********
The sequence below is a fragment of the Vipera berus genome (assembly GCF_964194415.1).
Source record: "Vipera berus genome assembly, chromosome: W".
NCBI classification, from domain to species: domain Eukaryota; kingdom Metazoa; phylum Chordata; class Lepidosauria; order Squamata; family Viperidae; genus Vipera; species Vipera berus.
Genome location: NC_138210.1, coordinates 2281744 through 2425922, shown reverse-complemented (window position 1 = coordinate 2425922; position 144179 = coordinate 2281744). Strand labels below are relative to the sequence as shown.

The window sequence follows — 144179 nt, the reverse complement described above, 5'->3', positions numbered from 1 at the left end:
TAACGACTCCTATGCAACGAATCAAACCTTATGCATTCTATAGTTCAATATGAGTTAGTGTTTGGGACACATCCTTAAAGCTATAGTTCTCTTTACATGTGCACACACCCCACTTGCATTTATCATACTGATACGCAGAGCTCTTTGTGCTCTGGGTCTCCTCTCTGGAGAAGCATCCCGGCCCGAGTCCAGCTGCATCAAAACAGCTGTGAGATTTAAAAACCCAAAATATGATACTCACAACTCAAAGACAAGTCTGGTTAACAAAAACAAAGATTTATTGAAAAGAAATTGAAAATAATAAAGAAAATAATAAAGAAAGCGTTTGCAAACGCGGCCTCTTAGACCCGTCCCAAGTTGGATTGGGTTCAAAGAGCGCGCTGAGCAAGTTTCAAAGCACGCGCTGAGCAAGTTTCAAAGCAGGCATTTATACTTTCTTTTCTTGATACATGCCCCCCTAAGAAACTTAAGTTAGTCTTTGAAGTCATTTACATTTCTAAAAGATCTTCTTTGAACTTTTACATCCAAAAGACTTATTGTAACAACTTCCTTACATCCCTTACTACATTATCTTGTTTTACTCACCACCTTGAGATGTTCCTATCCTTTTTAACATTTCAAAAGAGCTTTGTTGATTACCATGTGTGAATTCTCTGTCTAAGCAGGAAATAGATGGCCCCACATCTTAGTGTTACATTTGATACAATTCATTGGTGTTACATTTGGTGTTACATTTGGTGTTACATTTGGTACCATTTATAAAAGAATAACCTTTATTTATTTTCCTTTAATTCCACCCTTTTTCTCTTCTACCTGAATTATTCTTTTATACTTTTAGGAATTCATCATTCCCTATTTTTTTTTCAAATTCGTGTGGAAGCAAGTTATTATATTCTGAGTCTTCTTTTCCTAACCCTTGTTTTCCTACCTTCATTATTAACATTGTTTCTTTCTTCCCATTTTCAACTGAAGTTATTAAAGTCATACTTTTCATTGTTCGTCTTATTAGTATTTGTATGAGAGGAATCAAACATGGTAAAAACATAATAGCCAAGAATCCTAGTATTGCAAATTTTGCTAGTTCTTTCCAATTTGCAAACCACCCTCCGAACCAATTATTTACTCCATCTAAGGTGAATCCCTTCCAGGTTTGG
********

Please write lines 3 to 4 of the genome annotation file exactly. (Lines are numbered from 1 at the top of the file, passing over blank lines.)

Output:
NCBI classification, from domain to species: domain Eukaryota; kingdom Metazoa; phylum Chordata; class Lepidosauria; order Squamata; family Viperidae; genus Vipera; species Vipera berus.
Genome location: NC_138210.1, coordinates 2281744 through 2425922, shown reverse-complemented (window position 1 = coordinate 2425922; position 144179 = coordinate 2281744). Strand labels below are relative to the sequence as shown.